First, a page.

M/A\G/M\A Body and Words in Italian and Lithuanian Women’s Art from 1965 to the Present
by Allison Grimaldi-Donahue
M/A\G/M\A Body and Words in Italian and Lithuanian Women’s Art from 1965 to the Present is grounded in language, in the lexicons that women making art create through their unique practices. The show reflects some of the ongoing project that is feminism, skewing toward a mid- to late twentieth-century European view of the philosophy and movement. Curators Benedetta Carpi de Resmini and Laima Kreivytė are clearly aware of the fast-paced debates around these ideas and provide a historical overview of the past decades with a clear and necessary cultural context for Italy’s and Lithuania’s modes of thinking while keeping in mind that certain themes are ubiquitous and inescapable, such as women’s rights within the family and workplace, reproductive rights, and sexuality. The exhibition is divided into different section titles, all relating to the woman’s speaking body. There is a touch of Dante’s De Vulgari Eloquentia, the woman as bearer of the word, as well as of Helene Cixous’s The Laugh of the Medusa, a body signifying before a single syllable has been uttered. The need to create self through language, through the symbolic order, is the theme holding all of the works together, ranging from pieces at the beginning of the exhibition such as Mirella Bentivoglio’s AM-(ti amo) (1970) to Eglė Ganda Bogdanienė’s Passport (2006). Bentivolgio’s poem plays with and questions the creation of self in relation to love, while Bogdanienė, with her hand-sewn passport, seems to question the role of women within the nation-state.
Despite the fact that Catholicism has often been antagonistic to women, it is nonetheless a dominant part of the cultural framework in both Italy and Lithuania. This inherent Catholicism lends itself to most of the artists’ understandings of language: a speech act that leads to subjectivity. Like in Genesis, the creator naming the world around her is precisely what makes the world itself. As Cixous reminds us, the woman’s body speaks for her, stammering, blushing. To reappropriate speech the female interlocutor must use the “master’s language” in a different way, somehow taking control of a tool that has been masculine and imposed upon her. Ketty La Rocca’a Appendice per una supplica (1971), here represented in a single still photo, is a synecdoche for the woman speaking in space. The Lithuanian group Coro Collective’s video Vocabulary Lesson (2009) features young women vogueing in hyper-geometrical 1980s suits through Brutalist architecture, moving to ominous electronic music. In both cases silence is as valuable as sound.
The rhythm and flow of women’s speech is also up for investigation. Mirella Bentivoglio’s Gabbi (:HO) (1967) is about language’s ephemerality as much as it is about taking control (in Italian ho means “I have”). Eglė Vertelkaitė’s Lithuanian Folk Song. Vibrant Tongue (2008) gets to the heart of the visceral nature of women’s speech and the history of women’s ability to express themselves within traditional roles and culture. Women are the focus here, but a few works include men and their societal roles, which is helpful because feminism and patriarchy affect us all. These ideas come to the forefront in two works about marriage, questioning not only the institution but the roles each involved party takes up in it. Tomaso Binga’s Oggi Spose (1977) and Laisvyde Šalčiūtė’s Imperfect Innocence (2010) create Others of the bride and display the reinforcement of gender roles the whole affair inevitably inscribes. One section of the show focuses on taking down patriarchal monuments or altering them to represent something else—a female future, perhaps. Lithuanian collective Cooltūristė’s Vilnius in Your Stocking (2005) imagines historical monuments covered by women’s garments, a gesture that could perhaps lend itself across cultures as debates about what to do with memorials dedicated to questionable leaders move forward. One work comes in the form of taking down the monument that is the novel. Mythes et Clichés. Fotoromanzi (1976–80) by Nicole Gravier toys with the teenage stereotype of the girl waiting by the phone through photos and graphic novel–style captions. There is a subtle reference to Roland Barthes, a cool nod to the symbolically loaded world women have admittedly had a hand in creating, often against our own interests.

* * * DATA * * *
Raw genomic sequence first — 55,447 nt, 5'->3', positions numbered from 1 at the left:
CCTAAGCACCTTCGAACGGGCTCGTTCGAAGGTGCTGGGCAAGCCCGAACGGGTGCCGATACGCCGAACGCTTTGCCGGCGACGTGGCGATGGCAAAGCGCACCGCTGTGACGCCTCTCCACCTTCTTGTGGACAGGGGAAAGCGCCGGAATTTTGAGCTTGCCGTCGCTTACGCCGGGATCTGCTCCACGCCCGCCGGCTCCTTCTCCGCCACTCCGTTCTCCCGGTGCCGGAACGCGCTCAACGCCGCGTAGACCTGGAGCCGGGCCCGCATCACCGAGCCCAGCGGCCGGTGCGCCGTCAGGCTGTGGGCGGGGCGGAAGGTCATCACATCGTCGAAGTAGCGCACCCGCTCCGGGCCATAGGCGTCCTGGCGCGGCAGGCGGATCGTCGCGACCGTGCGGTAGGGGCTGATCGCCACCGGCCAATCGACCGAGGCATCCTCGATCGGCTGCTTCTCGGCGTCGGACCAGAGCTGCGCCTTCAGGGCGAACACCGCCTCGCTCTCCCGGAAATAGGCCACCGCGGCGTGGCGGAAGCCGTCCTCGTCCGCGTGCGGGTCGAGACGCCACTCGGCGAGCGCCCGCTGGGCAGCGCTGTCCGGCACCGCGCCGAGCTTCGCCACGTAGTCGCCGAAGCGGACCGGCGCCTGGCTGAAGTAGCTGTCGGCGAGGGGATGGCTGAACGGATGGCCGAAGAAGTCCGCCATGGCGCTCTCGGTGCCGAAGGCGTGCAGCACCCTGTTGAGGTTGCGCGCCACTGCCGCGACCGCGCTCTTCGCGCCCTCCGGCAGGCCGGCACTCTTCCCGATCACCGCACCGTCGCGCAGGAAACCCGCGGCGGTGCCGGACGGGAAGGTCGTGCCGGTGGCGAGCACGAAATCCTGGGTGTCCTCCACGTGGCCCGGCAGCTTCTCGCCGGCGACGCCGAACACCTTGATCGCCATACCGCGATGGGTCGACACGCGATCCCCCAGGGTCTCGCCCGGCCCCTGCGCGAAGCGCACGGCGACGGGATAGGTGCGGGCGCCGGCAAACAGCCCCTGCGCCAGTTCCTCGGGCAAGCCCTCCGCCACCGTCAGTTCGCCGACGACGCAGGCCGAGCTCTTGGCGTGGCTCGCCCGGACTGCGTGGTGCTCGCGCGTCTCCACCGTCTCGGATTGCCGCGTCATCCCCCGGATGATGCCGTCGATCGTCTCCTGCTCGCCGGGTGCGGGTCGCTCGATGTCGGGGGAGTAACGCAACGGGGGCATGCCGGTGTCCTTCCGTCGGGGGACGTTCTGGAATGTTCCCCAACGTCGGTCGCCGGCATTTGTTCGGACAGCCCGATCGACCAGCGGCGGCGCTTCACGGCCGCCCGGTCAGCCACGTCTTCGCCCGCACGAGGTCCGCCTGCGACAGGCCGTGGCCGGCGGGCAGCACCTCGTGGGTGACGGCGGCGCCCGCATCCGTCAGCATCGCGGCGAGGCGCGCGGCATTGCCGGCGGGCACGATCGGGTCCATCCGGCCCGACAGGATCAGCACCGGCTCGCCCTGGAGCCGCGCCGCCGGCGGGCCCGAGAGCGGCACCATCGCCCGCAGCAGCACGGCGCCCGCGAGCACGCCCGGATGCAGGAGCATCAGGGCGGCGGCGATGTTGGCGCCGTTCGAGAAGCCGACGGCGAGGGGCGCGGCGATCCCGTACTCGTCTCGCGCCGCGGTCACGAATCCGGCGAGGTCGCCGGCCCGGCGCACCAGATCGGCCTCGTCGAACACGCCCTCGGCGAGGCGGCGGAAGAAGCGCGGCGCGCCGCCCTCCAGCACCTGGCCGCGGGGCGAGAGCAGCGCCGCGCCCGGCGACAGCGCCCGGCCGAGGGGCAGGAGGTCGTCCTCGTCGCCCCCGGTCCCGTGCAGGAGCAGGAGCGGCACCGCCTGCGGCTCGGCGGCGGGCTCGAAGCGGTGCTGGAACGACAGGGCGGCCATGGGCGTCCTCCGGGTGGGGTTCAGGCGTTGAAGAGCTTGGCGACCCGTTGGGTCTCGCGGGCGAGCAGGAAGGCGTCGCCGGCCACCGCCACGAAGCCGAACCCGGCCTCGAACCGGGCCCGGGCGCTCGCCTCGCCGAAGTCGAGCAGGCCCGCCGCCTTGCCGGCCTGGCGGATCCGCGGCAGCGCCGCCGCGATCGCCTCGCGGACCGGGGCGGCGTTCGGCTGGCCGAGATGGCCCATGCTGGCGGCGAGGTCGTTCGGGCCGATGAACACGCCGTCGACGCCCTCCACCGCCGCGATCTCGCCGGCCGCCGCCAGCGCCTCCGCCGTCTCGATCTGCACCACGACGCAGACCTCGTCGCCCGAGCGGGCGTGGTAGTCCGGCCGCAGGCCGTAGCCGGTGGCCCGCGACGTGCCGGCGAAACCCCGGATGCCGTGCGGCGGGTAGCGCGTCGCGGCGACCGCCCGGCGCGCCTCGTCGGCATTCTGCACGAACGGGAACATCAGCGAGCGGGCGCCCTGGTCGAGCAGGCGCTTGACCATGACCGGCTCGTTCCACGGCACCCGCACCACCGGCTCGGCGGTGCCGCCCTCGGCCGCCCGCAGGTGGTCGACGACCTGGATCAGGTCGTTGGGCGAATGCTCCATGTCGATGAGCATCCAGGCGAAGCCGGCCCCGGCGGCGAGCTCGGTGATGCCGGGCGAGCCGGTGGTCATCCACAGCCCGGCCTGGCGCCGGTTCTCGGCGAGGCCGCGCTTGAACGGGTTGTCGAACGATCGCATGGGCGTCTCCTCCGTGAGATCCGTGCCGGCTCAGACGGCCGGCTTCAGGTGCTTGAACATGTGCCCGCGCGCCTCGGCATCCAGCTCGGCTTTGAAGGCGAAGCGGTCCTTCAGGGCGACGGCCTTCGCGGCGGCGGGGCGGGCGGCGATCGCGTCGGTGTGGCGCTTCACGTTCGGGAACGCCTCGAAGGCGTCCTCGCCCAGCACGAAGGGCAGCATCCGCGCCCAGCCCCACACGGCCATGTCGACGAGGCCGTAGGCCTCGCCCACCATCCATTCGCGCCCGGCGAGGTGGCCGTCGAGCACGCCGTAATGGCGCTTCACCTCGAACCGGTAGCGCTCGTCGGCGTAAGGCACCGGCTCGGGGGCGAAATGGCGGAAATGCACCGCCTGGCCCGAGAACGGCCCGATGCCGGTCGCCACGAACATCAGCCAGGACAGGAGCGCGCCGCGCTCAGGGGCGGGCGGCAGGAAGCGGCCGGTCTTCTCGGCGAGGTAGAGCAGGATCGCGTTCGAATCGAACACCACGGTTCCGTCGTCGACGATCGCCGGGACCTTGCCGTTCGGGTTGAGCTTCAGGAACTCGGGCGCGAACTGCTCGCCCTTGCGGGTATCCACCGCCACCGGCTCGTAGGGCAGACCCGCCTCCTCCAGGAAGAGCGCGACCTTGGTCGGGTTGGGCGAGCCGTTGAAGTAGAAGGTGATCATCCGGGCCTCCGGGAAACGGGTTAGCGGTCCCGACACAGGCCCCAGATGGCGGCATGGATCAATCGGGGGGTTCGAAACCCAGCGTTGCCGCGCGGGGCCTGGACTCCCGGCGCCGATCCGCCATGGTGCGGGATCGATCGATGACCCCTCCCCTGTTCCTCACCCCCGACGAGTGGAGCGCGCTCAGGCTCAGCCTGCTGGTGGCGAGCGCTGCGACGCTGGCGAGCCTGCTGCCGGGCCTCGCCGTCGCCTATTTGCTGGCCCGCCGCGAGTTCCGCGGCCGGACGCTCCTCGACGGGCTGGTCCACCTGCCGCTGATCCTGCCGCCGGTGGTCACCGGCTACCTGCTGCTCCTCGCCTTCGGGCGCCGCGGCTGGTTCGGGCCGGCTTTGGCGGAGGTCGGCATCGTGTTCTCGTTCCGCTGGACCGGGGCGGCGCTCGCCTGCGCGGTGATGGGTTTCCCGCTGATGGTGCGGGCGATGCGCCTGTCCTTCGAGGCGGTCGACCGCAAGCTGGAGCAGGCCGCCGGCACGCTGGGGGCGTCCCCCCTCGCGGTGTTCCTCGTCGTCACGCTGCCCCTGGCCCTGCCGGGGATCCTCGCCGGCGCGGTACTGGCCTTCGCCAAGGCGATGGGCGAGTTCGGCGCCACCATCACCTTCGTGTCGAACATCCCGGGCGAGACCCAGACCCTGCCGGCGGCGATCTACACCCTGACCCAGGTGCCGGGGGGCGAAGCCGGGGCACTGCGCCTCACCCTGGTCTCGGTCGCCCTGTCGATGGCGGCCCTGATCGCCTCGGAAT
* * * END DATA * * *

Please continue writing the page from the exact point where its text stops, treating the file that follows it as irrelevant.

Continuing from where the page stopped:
M/A\G/M\A Body and Words in Italian and Lithuanian Women’s Art from 1965 to the Present was first presented at the National Gallery of Art in Vilnius in April 2017, and in Rome sixty more works have been added. The show is historical and perhaps should be titled with a shortened time range, as the works do feel important and timely, but not necessarily contemporary. Present feminisms and the present state of women are less essentialist than the show recognizes. There is no mention of nonwhite feminist movements within either country, or the experience of queer or transwomen, which is a shame because these women have existed in Europe forever. Feminism today is much more intercultural and intersectional than the show represents, and women’s art is diverse and challenging of a monolithic understanding of women. In curator Benedetta Carpi de Resmini’s catalogue essay she mentions the original 1977 MAGMA show in Verona curated by Romana Lodi, and how this present show, like Lodi’s, is asking for a debate about feminism. De Resmini and Kreivytė have curated a show that asks serious questions about what kind of progress women have made within their own respective countries and also within Europe. The next step would be to ask who this feminist project includes, and how representation is often the first step toward that inclusion.
at Istituto Centrale per la Grafica
through April 2